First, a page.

The Trail Care Crew—along with IMBA regional directors Ryan Schutz and Patrick Kell—then assisted the rangers in finding the most fun, beautiful and sustainable route for the new trail, which will utilize a steep side slope to add a loop and turn Rainbow Rim into a lollipop ride. Schutz, Kell and the TCC flagged the steep hillside carefully, using the contour to ensure good flow in the final trail while keeping riders off an unpleasantly steep, loose service road. The new section of planned trail must undergo an environmental assessment, but as soon as the Kaibob rangers get the go-ahead, construction will begin.
The Rainbow Rim project also involves a road-to-trail conversion, which is already underway. The TCC and volunteers from Arizona and New Mexico reclaimed 900 feet of road, converted 1,200 feet of road into trail and cut 900 feet of brand-new singletrack to bypass the old road. The USFS will finish where the volunteers left off, replacing the road with sinewy singletrack.
After a night spent camping on the North Rim with the volunteers and sharing a headlamp-lit cookout, the TCC had a chance to ride the Rainbow Rim trail.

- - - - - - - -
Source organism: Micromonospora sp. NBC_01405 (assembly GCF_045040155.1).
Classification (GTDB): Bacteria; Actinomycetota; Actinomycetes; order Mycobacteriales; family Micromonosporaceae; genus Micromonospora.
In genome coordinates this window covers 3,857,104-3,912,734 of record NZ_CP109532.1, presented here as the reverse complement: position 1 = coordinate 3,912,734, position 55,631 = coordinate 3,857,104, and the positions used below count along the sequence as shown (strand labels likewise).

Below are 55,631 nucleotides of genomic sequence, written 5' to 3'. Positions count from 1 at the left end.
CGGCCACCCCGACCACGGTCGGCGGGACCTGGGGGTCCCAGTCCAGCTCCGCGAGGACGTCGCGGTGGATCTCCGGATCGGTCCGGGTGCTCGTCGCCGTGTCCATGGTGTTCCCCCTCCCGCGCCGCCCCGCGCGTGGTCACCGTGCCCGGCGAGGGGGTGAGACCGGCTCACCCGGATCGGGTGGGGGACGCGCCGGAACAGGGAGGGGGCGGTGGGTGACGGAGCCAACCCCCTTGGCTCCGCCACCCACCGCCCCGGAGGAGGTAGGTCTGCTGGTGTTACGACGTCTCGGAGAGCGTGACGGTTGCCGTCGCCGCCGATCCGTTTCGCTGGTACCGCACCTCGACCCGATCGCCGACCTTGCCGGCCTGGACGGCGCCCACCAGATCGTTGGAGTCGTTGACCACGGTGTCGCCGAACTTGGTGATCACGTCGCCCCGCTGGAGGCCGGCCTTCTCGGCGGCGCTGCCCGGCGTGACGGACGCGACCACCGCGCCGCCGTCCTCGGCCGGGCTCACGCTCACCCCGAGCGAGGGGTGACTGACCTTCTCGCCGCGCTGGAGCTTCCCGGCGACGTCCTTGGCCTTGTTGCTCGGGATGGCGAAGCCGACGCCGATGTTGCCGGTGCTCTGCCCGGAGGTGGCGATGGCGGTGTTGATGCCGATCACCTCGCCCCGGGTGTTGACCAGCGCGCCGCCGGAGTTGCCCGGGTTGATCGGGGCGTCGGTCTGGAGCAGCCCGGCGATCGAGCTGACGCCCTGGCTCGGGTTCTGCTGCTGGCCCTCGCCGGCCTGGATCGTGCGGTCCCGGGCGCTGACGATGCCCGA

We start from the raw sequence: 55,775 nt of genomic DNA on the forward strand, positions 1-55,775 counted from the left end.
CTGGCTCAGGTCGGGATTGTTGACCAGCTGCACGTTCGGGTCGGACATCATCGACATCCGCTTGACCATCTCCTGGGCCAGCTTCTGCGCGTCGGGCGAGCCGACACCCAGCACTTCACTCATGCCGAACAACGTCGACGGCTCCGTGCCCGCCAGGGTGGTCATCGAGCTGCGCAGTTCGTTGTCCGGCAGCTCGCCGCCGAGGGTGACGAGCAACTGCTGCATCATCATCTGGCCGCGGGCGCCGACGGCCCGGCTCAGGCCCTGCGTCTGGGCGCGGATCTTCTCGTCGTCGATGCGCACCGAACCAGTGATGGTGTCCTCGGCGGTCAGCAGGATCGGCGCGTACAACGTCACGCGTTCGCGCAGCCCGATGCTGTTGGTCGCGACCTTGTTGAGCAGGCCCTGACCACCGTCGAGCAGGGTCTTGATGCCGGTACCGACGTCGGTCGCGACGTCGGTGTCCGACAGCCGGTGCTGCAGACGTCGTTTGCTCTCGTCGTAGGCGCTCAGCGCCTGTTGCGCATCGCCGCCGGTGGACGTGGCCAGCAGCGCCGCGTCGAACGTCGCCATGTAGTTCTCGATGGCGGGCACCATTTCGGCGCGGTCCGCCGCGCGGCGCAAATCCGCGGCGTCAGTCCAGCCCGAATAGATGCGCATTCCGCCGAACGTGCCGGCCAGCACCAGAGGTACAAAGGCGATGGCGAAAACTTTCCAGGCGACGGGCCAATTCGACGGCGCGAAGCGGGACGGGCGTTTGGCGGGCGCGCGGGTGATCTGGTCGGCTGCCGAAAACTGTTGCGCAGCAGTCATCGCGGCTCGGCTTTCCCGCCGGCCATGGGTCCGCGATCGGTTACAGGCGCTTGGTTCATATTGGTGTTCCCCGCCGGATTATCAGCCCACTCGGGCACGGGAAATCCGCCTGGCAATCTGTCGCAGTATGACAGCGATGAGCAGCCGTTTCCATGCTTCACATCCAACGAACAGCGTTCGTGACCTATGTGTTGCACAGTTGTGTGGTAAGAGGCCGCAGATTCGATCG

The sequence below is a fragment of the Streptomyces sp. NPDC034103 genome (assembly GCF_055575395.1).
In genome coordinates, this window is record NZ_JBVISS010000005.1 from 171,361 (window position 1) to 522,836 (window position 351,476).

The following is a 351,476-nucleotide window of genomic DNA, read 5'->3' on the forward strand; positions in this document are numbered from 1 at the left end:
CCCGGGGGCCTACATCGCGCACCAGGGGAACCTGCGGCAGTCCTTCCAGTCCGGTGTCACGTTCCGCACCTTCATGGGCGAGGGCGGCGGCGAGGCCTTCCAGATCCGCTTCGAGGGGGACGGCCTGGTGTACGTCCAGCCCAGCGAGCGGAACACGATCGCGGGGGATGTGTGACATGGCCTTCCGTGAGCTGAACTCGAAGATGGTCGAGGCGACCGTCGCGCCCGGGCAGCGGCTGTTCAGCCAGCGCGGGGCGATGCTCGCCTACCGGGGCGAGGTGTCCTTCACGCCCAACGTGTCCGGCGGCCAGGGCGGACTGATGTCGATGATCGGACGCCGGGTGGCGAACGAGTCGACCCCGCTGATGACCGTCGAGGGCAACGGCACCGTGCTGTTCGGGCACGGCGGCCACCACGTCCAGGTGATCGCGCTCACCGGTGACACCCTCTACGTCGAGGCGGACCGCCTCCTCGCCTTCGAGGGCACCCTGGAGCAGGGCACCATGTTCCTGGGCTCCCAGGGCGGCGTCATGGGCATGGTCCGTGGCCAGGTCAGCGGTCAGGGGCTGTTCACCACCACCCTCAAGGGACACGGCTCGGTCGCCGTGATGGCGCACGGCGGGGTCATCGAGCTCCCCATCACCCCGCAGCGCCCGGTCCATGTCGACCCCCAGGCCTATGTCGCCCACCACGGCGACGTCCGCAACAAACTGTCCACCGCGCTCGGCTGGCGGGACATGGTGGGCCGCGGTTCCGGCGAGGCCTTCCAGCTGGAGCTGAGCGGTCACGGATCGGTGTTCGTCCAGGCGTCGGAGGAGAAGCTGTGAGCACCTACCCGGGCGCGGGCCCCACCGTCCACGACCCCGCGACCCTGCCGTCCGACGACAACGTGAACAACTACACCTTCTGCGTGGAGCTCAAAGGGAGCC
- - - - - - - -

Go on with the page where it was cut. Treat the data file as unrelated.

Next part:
“The remoteness of this trail gives you a feeling of isolation that is often not found at the South Rim,” said TCC member Jesse Livingston. “And the well-designed nature of the trail allows riders to enjoy mileage that is difficult to achieve in mountainous terrain.”
Only a few days after the TCC left the Grand Canyon, the Kaibab rangers contacted IMBA headquarters asking for more help with their next big trail idea. We hope this visit marks the beginning of a lasting partnership with one of America’s most treasured natural splendors.

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Youth Mountain Bike Teams Give Back to SoCal Trails

Thursday, December 27th, 2012

When the Southern California High School Mountain Bike League was founded in 2008, its mission statement included the following: “Foster a responsible attitude toward the use of trails and wilderness.” How to implement and encourage that part of the SoCal league’s mission is still evolving, but its founder and executive director, Matt Gunnell, is launching a new initiative that could have a big impact on the future of trail advocacy.
In the spring of 2012, Gunnell organized a trail workday for the SoCal league, run by the Concerned Off-Road Bicyclists Association (CORBA), an IMBA Chapter based in Los Angeles. Sixty-five student bike racers from five area high school mountain bike teams volunteered their efforts in the Angeles National Forest. The event led to a discussion between Gunnell and CORBA about how trail stewardship and etiquette could be introduced into the SoCal league’s programming.